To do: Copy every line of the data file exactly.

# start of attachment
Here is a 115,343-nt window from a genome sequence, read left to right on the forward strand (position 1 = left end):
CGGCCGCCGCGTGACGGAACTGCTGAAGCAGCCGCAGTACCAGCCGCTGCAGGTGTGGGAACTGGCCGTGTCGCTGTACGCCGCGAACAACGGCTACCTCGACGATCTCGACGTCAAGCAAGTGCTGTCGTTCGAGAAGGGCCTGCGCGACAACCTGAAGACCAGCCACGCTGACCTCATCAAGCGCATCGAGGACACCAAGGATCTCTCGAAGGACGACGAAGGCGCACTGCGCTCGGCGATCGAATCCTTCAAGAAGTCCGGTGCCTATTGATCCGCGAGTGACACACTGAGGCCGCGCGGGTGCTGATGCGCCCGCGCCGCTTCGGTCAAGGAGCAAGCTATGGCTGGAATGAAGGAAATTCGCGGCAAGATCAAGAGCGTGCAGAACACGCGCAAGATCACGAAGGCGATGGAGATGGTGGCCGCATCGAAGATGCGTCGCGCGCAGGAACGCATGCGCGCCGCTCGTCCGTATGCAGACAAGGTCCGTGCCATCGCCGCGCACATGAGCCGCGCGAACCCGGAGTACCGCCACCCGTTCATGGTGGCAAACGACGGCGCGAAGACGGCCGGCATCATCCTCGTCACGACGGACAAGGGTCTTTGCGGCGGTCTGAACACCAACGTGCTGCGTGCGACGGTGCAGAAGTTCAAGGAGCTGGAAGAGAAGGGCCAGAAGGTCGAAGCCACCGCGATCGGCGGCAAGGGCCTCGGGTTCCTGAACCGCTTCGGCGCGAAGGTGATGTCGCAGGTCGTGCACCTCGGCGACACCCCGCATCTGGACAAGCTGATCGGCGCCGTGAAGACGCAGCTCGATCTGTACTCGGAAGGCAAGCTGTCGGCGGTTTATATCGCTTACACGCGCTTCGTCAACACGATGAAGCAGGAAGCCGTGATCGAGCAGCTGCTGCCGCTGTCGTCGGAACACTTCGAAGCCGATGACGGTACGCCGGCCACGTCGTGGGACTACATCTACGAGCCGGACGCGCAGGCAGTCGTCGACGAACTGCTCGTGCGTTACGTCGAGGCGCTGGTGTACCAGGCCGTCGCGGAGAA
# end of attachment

Here is a 115,343-nt window from a genome sequence, read left to right on the forward strand (position 1 = left end):
CGGCCGCCGCGTGACGGAACTGCTGAAGCAGCCGCAGTACCAGCCGCTGCAGGTGTGGGAACTGGCCGTGTCGCTGTACGCCGCGAACAACGGCTACCTCGACGATCTCGACGTCAAGCAAGTGCTGTCGTTCGAGAAGGGCCTGCGCGACAACCTGAAGACCAGCCACGCTGACCTCATCAAGCGCATCGAGGACACCAAGGATCTCTCGAAGGACGACGAAGGCGCACTGCGCTCGGCGATCGAATCCTTCAAGAAGTCCGGTGCCTATTGATCCGCGAGTGACACACTGAGGCCGCGCGGGTGCTGATGCGCCCGCGCCGCTTCGGTCAAGGAGCAAGCTATGGCTGGAATGAAGGAAATTCGCGGCAAGATCAAGAGCGTGCAGAACACGCGCAAGATCACGAAGGCGATGGAGATGGTGGCCGCATCGAAGATGCGTCGCGCGCAGGAACGCATGCGCGCCGCTCGTCCGTATGCAGACAAGGTCCGTGCCATCGCCGCGCACATGAGCCGCGCGAACCCGGAGTACCGCCACCCGTTCATGGTGGCAAACGACGGCGCGAAGACGGCCGGCATCATCCTCGTCACGACGGACAAGGGTCTTTGCGGCGGTCTGAACACCAACGTGCTGCGTGCGACGGTGCAGAAGTTCAAGGAGCTGGAAGAGAAGGGCCAGAAGGTCGAAGCCACCGCGATCGGCGGCAAGGGCCTCGGGTTCCTGAACCGCTTCGGCGCGAAGGTGATGTCGCAGGTCGTGCACCTCGGCGACACCCCGCATCTGGACAAGCTGATCGGCGCCGTGAAGACGCAGCTCGATCTGTACTCGGAAGGCAAGCTGTCGGCGGTTTATATCGCTTACACGCGCTTCGTCAACACGATGAAGCAGGAAGCCGTGATCGAGCAGCTGCTGCCGCTGTCGTCGGAACACTTCGAAGCCGATGACGGTACGCCGGCCACGTCGTGGGACTACATCTACGAGCCGGACGCGCAGGCAGTCGTCGACGAACTGCTCGTGCGTTACGTCGAGGCGCTGGTGTACCAGGCCGTCGCGGAGAA